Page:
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[techbooks] REVIEW: "Information Warfare and Security", Dorothy Denning

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  • Rob Slade, doting grandpa of Ryan and Tr
    BKINWRSC.RVW 990212 Information Warfare and Security , Dorothy Denning, 1999, 0-201-43303-6, U$34.95/C$52.50 %A Dorothy Denning denning@cs.georgetown.edu
    Message 1 of 1 , Mar 23, 1999
      BKINWRSC.RVW 990212

      "Information Warfare and Security", Dorothy Denning, 1999,
      0-201-43303-6, U$34.95/C$52.50
      %A Dorothy Denning denning@...
      %C P.O. Box 520, 26 Prince Andrew Place, Don Mills, Ontario M3C 2T8
      %D 1999
      %G 0-201-43303-6
      %I Addison-Wesley Publishing Co.
      %O U$34.95/C$52.50 800-822-6339 Fax 617-944-7273 bkexpress@...
      %P 522 p.
      %T "Information Warfare and Security"

      Denning has chosen to take an inclusive approach to the topic of
      information warfare, not limiting the material to attacks on
      "military" targets. Given the state of physical warfare, this seems
      to be quite realistic. It does mean that the book tends to read like
      a high level computer security text (small wonder) with an emphasis on
      intrusions and the more overt aspects of computer crime.

      Part one is a foundation and background for the material to come.
      Chapter one looks at the great many information aspects to the Gulf
      War and Operation Desert Storm. One of the unusual factors reviewed
      is that of propaganda, or "perception management." A theory of
      infowar is the intent of chapter two, which outlines players and
      positions in a variety of ways. The theory is somewhat weakened for
      being strongly dependent upon the idea of the value of the information
      being attacked or defended, and this is an area that still requires
      work. Another possibly problematic area is the reliance on a "win-
      lose" model for data warfare, when there have been numerous instances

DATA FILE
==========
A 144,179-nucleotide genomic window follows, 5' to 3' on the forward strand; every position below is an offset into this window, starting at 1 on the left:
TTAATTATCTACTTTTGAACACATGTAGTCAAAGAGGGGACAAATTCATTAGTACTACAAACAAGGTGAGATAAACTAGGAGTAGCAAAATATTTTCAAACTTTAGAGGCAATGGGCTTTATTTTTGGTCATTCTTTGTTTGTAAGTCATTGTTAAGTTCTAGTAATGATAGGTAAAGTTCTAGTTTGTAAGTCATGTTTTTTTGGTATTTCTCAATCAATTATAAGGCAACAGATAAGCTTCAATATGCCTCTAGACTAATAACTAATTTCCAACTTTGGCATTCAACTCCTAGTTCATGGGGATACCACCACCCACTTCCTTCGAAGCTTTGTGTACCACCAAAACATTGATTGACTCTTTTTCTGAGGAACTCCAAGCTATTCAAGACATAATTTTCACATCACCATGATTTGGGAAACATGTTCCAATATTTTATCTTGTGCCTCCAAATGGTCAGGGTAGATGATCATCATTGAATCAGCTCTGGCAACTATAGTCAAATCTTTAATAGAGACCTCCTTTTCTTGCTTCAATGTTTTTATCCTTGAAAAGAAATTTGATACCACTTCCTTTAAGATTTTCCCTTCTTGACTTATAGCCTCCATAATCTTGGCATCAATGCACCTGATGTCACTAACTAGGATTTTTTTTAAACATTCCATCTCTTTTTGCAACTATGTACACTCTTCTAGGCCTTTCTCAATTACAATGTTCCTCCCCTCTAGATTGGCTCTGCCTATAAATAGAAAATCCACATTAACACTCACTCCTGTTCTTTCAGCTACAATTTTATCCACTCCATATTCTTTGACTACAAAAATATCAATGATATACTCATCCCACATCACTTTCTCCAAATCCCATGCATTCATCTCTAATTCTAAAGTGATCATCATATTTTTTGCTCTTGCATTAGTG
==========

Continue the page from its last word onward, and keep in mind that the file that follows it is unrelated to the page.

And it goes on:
of intruders, upon sufficient provocation, being willing to deny
      themselves a resource by damaging it, on the basis that the defenders
      stand to lose far more. (On the other hand, "bragging rights" seem to
      have a lot of value in the computer underground.) More detail on the
      players involved, and the possible types of attacks that have
      occurred, and might occur, are presented in chapter three.

      Part two looks at the specifics of offensive information warfare.
      Chapter four is extremely interesting, showing that "open source," or
      publicly available information, can and has been used for offensive
      and criminal undertakings in a variety of ways. Disinformation is
      reviewed in chapter five, including the odd phenomenon of urban
      legends and Internet hoaxes. The problem of damage from insiders,
      including, finally, a documented case of a salami attack (albeit a
      rather clumsy one), is covered in chapter six. Chapter seven
      discusses the interception of information and communications in a
      variety of ways, and, as a sideline, jamming and alteration. A
      variety of methods of computer intrusion are presented in chapter
      eight. False identity, both identity theft and outright false, are
      examined in chapter nine. The material on viruses and worms, in
      chapter ten, is solid, although I was sorry to see that a great many
      possibilities for reproductive mayhem that have been discussed over
      the years went unmentioned. ("Harlie," Dr. Denning. "When *HARLIE*
      Was One.") (Of course, when I sent the first draft, I had, myself,
      spelled "Harlie" incorrectly.)

      Part three looks at the opposite side, that of defence. Chapter
      eleven gives a good background to encryption, but, seemingly,
      primarily as a general concept, rather than going into detail on
      specific uses for protection. Authentication is dealt with in chapter
      twelve, and uses some of the cryptologic background. With monitoring
      and detection bracketing chapter thirteen, the section on firewalls
      seems just slightly misplaced. Chapter fourteen looks at risk
      analysis, planning, and some resources. The final chapter discusses
      defence of the nation, and national policy in this regard, with
      particular emphasis on the current situation in the US.

      The content of this book not only presents a clear picture of a number
      of aspects of information warfare, but does so in a very practical
      manner, informed by the need to use "real world" examples. In
      addition, the anecdotal evidence backing the material makes the book
      quite readable and interesting. As a text for a course in information
      warfare, it is complete and solidly based. As a reference for
      security analysts and practitioners, it is clear and thought-
      provoking. For those who may merely have some interest in the topic,
      it is engaging and informative.

      copyright Robert M. Slade, 1999 BKINWRSC.RVW 990212

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